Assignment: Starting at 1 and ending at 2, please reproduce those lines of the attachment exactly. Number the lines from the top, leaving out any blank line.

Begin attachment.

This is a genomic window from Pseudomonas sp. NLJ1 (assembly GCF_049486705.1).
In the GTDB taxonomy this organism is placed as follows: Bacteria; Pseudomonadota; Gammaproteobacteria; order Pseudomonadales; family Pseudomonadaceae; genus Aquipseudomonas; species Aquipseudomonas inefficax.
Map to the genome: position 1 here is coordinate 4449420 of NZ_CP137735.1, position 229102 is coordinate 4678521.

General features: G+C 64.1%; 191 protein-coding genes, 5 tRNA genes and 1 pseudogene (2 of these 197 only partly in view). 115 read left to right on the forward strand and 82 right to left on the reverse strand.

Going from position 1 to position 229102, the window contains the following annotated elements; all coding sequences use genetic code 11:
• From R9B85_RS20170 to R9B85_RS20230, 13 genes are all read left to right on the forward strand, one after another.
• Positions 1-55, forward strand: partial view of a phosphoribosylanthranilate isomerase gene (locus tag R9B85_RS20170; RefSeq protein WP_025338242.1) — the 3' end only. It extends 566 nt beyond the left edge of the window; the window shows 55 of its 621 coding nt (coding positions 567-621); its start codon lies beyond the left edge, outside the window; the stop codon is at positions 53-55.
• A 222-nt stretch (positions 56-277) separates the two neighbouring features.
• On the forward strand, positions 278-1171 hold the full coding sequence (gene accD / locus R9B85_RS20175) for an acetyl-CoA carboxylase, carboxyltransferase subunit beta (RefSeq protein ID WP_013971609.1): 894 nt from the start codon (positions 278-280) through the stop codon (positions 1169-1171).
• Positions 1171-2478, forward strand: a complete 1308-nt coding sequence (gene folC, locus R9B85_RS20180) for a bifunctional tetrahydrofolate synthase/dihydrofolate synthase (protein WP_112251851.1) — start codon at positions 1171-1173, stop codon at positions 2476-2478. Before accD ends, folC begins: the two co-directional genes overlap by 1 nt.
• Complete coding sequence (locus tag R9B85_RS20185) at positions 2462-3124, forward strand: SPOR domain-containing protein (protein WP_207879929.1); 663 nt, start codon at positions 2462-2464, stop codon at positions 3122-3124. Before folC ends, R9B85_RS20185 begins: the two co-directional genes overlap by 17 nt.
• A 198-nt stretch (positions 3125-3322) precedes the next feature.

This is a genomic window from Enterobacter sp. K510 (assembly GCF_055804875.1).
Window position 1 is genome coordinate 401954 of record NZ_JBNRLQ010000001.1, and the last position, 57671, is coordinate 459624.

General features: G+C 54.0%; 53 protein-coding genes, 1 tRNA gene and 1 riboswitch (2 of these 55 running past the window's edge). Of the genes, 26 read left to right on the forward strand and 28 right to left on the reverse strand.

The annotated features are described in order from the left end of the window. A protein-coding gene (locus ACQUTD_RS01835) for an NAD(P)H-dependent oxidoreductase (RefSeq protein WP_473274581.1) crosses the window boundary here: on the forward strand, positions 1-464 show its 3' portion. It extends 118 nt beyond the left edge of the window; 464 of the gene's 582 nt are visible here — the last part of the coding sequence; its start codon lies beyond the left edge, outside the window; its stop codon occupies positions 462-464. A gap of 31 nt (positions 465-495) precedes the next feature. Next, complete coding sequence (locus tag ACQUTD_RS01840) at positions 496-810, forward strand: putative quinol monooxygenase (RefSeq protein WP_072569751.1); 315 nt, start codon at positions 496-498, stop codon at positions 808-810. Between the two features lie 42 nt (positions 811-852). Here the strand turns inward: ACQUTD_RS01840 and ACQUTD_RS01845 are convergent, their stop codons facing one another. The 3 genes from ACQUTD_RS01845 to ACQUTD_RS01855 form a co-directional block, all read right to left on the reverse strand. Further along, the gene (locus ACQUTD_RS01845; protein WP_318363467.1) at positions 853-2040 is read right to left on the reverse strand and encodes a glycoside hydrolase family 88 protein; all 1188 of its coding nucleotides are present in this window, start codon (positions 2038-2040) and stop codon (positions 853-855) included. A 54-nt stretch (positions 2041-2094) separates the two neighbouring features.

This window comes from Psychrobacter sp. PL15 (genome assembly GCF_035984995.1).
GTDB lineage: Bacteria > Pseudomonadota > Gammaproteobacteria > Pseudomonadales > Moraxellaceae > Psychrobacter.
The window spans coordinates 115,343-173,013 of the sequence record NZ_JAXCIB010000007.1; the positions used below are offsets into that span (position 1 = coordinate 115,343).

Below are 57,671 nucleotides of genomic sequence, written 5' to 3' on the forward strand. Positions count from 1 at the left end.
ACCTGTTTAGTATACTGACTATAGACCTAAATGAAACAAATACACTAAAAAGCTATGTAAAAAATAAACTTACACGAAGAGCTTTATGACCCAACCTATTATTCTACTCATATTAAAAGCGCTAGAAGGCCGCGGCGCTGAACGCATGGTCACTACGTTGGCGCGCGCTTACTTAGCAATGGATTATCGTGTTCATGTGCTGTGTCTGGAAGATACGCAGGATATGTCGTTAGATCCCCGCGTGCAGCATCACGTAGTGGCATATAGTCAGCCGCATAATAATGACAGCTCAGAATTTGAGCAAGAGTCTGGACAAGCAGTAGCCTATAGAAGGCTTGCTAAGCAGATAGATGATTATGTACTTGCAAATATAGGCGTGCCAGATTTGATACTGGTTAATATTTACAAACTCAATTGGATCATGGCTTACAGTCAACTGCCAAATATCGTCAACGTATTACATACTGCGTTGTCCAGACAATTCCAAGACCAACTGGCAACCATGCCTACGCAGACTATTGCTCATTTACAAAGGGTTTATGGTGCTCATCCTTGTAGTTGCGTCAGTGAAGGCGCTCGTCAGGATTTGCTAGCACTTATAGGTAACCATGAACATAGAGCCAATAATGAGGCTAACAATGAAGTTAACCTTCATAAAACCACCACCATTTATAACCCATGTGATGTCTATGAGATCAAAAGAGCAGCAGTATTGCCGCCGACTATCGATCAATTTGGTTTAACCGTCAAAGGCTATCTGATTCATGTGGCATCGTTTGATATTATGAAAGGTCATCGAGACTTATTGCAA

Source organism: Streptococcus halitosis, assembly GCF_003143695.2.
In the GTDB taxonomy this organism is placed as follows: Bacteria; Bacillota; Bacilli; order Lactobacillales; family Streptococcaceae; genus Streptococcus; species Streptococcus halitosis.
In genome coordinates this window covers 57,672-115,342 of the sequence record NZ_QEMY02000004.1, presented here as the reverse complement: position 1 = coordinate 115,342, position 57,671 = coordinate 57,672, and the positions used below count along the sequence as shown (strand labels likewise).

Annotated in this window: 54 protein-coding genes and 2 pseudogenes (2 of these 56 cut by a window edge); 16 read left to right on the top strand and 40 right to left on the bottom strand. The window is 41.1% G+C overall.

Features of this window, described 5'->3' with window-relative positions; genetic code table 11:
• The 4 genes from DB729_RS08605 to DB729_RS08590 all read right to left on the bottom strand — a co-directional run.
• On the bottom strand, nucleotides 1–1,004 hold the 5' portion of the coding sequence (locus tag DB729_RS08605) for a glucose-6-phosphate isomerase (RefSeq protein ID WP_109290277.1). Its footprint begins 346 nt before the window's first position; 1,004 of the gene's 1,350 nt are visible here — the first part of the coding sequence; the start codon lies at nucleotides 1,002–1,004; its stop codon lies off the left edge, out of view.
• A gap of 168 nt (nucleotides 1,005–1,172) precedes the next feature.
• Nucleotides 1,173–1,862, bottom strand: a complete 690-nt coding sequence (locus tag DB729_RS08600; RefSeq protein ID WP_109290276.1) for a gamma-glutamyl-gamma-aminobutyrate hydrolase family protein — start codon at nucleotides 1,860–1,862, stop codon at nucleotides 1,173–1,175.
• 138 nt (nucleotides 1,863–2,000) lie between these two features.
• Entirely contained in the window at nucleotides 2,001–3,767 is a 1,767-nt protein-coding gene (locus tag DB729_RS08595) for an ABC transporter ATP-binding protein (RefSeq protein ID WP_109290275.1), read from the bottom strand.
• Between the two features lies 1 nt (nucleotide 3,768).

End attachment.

This is a genomic window from Pseudomonas sp. NLJ1 (assembly GCF_049486705.1).
In the GTDB taxonomy this organism is placed as follows: Bacteria; Pseudomonadota; Gammaproteobacteria; order Pseudomonadales; family Pseudomonadaceae; genus Aquipseudomonas; species Aquipseudomonas inefficax.